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Important information for United Airlines’ flight attendants considering the Voluntary Separation Leave (VSL)

In early 2021, United Continental Holdings (commonly known as UAL) began offering its flight attendants a Voluntary Separation Leave package with additional benefits to encourage voluntary separation from the company. As a term of the separation agreement, the flight attendant must waive his or her right to pursue legal claims and release United from liability related to his or her employment with and/or separation from United. Flight attendants are understandably concerned that this may affect their right to file a workers’ compensation claim and collect benefits for work related injuries.

This agreement does carve out some exceptions, including the right of the flight attendant to claim workers’ compensation benefits. This means that accepting the VSL does not forfeit your right in a workers’ compensation claim! Remember that you have three years from the date of the accident or two years from the last payment of compensation to file any Illinois workers’ compensation claim. You may file the workers’ compensation claim even after accepting the VSL.

However, flight attendants considering accepting this agreement should note that by signing the VLS agreement, the flight attendant is certifying that he or she had “no unreported on-the-job injuries”. By signing this agreement, the flight attendant who suffered unreported injuries or Occupational disease exposures in the past may jeopardize his or her right to obtain workers’ compensation benefits in the future. Accordingly, if a flight attendant has an unfiled workers’ compensation claim, it will typically be in his or her best interest to report the injury and file the claim with the Illinois Workers’ Compensation Commission (not just Sedgwick) prior to signing the VSL agreement to protect his or her right to workers’ compensation benefits. However, every case is different and this blog is not intended to provide legal advice, simply guidance and things to consider.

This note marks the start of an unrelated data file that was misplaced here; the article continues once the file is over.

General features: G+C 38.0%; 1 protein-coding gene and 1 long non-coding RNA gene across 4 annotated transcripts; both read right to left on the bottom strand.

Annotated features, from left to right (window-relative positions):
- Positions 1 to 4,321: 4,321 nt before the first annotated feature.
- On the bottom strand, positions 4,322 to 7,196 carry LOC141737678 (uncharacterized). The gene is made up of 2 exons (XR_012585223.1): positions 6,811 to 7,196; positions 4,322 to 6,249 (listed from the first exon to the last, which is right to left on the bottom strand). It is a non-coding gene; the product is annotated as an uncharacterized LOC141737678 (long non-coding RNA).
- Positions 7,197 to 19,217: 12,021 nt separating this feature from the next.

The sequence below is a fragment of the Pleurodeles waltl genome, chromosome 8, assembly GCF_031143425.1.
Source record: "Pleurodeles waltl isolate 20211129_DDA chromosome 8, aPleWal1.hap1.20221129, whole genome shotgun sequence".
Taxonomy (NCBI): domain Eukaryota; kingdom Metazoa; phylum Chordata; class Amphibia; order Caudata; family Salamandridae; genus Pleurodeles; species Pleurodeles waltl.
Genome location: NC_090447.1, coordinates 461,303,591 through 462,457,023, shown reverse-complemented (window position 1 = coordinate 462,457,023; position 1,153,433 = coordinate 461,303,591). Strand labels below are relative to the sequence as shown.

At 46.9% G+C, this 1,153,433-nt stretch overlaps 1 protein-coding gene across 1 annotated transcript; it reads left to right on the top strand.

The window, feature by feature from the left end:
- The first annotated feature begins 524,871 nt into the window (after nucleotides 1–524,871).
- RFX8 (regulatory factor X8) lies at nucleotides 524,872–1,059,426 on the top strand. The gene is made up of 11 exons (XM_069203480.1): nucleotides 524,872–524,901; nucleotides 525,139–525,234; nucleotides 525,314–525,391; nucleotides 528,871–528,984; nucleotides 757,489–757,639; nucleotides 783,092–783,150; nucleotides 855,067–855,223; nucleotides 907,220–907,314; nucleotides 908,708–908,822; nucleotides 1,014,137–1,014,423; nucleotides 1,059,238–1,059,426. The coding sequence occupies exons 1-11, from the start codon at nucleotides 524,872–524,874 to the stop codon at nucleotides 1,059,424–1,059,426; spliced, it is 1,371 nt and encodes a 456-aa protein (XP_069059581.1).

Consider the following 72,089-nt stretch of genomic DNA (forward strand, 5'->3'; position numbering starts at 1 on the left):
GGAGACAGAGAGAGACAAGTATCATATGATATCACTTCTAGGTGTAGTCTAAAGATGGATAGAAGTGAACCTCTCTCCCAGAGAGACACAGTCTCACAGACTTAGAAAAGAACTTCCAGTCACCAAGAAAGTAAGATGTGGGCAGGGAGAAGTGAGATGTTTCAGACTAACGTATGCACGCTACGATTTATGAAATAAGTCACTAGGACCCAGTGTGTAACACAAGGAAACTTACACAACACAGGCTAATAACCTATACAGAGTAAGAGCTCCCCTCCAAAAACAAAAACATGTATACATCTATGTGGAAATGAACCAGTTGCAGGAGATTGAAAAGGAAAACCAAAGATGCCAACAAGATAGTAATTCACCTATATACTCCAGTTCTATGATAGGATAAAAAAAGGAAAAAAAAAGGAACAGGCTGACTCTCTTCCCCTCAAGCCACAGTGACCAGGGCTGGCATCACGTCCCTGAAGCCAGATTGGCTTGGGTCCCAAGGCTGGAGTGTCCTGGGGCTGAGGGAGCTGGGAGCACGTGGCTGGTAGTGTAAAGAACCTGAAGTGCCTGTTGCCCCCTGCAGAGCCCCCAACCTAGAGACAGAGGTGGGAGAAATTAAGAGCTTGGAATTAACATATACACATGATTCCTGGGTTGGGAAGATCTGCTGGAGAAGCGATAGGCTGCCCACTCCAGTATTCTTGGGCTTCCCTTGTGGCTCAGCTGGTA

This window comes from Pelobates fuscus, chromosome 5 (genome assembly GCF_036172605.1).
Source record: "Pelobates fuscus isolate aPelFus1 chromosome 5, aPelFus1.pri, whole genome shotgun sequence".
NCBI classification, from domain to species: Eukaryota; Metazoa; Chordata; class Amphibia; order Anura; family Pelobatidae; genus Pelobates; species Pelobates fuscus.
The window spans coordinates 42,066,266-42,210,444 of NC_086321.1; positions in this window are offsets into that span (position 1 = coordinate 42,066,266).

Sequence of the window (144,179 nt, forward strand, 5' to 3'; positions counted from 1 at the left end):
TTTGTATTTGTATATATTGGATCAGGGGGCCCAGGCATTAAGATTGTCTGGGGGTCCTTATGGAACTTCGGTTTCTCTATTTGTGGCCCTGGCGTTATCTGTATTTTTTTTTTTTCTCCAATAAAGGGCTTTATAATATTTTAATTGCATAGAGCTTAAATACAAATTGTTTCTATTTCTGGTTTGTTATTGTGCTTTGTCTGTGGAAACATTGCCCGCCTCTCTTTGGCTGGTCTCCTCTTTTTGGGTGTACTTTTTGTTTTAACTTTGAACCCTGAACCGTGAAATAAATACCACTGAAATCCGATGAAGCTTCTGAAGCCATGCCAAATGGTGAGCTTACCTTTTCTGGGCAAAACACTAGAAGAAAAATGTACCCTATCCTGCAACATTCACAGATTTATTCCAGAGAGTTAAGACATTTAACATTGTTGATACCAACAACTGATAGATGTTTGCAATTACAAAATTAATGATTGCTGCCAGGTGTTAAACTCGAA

Flight attendants with current, open workers’ compensation claims should note that accepting this voluntary separation could also affect his or her claim. For example, electing to accept the voluntary separation may result in a decrease in the benefits received from the VSL or workers’ compensation benefits, as there may be an offset in benefits. Further, in some cases, accepting the voluntary separation may adversely affect the amount of permanency benefits (money owed for settlement for disability caused by the injury) which the flight attendant is entitled to receive at the conclusion of medical care or upon reaching maximum medical improvement. We highly recommend that any flight attendants with currently open workers’ compensation claims consult their workers’ compensation attorney before signing this agreement to ensure a complete understanding of the potential ramifications on their workers’ compensation claim.

Even if an injured flight attendant has already accepted and signed the VSL agreement with United, it is typically still in their best interest to consult with an attorney if he or she suffered an on the job injury prior to his or her separation. An attorney can help explain his or her rights under the Illinois Workers’ Compensation Act and which benefits he or she may still be entitled to.
The attorneys at Katz, Friedman, Eisenstein, Johnson, Bareck & Bertuca have been representing flight attendants for over 50 years and we are very familiar with your collective bargaining agreement and the laws of Illinois. We have assisted many United flight attendants navigate accepting voluntary separation agreements while having open workers’ compensation claims.

If you are considering accepting the voluntary separation agreement offered by United and have questions regarding a work place injury or exposure, whether reported or not, please contact Katz, Friedman, Eisenstein, Johnson, Bareck & Bertuca so we can answer your questions. To set up a free consultation, please contact us at 800-444-1525.

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